A retirement account can be one of the largest and most important assets in a divorce. Let’s explore how a retirement account is divided and transferred to a former spouse.
How are retirement accounts divided in a divorce?
Retirement plans, excluding IRAs, are generally divided using a Qualified Domestic Relations Order or QDRO for short. Generally, a divorce decree or settlement agreement is not sufficient to be considered a QDRO. A QDRO is a Court order signed by the Judge that describes what plan is being divided and how, along with many other standard provisions required by law and the plan administrator.
Who are the parties involved?
The “participant” is the person who owns the account. The “alternate payee” is the former spouse who is receiving funds from the participant’s account.
What are the issues to consider when reviewing a QDRO?
- What type of plan are you working with? A defined contribution plan is generally a funds-based plan, like 401(k). A defined benefit plan is generally a benefits-based plan, like a pension. Both types of plans, if eligible, can be divided in a divorce by a QDRO. However, the orders used to divide the plan and the content of the orders are very different.
- Can the plan be divided? Most retirement plans can be divided, but a few cannot be divided.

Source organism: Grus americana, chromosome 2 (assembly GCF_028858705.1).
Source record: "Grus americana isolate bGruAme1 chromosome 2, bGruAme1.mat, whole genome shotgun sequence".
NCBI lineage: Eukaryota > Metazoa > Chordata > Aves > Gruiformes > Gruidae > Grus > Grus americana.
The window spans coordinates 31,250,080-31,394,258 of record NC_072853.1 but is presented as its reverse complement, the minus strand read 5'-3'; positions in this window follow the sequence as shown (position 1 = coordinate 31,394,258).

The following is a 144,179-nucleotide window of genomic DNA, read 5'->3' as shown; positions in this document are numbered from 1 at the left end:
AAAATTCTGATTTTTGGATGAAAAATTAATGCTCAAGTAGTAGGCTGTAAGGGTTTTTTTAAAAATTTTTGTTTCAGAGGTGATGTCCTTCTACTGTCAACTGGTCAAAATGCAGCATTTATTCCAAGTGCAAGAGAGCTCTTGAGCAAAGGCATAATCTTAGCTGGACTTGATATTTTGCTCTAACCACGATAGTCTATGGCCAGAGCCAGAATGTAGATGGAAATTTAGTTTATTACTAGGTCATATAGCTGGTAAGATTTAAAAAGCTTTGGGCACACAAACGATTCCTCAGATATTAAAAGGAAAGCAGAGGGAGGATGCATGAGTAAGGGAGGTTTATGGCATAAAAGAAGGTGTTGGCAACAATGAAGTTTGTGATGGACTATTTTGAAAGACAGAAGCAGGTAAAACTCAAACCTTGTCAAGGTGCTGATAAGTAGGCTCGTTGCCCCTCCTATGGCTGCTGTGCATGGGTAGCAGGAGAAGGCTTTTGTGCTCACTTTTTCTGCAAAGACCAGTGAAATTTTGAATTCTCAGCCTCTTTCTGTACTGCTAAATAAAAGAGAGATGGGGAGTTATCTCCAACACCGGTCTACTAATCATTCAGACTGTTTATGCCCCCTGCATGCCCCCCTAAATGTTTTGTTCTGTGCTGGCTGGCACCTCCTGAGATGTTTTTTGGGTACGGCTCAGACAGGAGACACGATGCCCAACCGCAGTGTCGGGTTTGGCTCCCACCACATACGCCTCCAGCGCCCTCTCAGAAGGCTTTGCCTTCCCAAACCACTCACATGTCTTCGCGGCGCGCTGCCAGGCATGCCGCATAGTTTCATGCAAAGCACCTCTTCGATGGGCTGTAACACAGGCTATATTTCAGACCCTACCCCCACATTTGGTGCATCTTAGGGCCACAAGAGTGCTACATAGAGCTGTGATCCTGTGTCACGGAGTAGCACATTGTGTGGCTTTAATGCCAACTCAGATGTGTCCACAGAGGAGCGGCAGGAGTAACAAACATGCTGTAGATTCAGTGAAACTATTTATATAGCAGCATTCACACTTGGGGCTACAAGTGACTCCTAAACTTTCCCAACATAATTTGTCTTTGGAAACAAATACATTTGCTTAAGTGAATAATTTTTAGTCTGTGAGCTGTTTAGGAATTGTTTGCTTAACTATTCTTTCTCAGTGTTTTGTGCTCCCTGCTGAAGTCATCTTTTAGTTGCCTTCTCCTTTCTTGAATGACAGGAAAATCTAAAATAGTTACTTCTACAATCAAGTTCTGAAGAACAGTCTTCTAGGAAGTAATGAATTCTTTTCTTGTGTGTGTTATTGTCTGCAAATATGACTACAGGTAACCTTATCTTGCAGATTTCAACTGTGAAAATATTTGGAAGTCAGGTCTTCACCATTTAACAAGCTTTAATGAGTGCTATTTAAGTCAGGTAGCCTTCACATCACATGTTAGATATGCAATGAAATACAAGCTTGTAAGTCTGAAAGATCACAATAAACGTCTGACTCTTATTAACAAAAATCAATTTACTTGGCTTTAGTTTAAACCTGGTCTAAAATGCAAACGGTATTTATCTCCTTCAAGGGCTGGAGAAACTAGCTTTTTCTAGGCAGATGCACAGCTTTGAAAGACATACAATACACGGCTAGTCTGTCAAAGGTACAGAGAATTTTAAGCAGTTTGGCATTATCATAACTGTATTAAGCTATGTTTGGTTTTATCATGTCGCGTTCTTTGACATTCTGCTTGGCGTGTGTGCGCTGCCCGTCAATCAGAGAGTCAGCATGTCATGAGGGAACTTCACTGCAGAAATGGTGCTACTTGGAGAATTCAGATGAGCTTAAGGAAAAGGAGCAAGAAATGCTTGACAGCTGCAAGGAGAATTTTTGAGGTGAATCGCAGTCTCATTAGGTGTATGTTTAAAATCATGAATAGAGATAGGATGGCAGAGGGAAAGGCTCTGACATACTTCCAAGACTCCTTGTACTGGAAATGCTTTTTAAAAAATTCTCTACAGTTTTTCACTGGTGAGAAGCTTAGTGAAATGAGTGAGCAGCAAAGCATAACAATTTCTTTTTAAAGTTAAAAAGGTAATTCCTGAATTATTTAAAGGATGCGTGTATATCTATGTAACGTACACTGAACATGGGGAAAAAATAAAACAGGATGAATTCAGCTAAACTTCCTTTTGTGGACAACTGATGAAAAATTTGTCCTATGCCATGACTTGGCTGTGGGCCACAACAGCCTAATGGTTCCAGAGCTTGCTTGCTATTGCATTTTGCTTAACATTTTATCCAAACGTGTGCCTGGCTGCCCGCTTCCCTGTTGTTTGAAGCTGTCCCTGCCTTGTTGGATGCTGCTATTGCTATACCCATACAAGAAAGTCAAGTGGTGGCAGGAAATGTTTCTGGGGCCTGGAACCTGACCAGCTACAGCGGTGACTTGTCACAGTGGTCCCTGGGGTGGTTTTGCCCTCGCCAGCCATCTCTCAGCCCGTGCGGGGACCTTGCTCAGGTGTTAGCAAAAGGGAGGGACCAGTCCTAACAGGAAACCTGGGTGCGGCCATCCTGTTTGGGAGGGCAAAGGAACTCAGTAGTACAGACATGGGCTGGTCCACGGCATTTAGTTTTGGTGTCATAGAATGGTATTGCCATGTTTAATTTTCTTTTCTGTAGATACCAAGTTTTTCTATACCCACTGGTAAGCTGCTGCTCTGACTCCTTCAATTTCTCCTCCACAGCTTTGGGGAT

- What is the division date? The plan administrator needs to know on what date the plan is being divided. This could be the date of filing the divorce, the date the divorce was granted, or another date. In any event, a specific date must be listed.
- Did you account for gains and losses? Gains and losses account for the market fluctuation from the date of division and the date the funds are actually transferred to the alternate payee. The alternate payee will either receive a fixed sum or a sum amount including gains or losses. Either way, it needs to be described in the QDRO.
- Did you provide for loan balances? If there is a loan on the account, the loan balance of the loan must be accounted for in the QDRO. The loan is considered an asset of the account. If the loan is included, the amount paid to the alternate payee will generally be higher. If the loan is excluded, the amount paid to the alternate payee will generally be lower.
- Who will pay the fees? Oftentimes, the plan administrator assesses a fee to review and administer the QDRO. The QDRO must describe who will pay the fees, either the participant, alternate payee, or both.
What does the QDRO process look like in our office?
An attorney will draft the QDRO, and then send it to you for review.
- Once you review and confirm the QDRO is accurate, we will send the QDRO to opposing counsel to do the same.
- After everyone agrees on the draft, we will circulate the QDRO for signature and then file it with the Court.
- The Judge will sign the QDRO and then we will obtain a certified copy of the QDRO signed by the Judge to send to the plan administrators for review and determination.
- The plan administrator may take up to 60 days to review and implement the QDRO.
The QDRO process takes time, often several months, but we do our best to move through it quickly and to keep you updated with each step. For more information regarding a QDRO or divorce proceedings, contact us with your questions.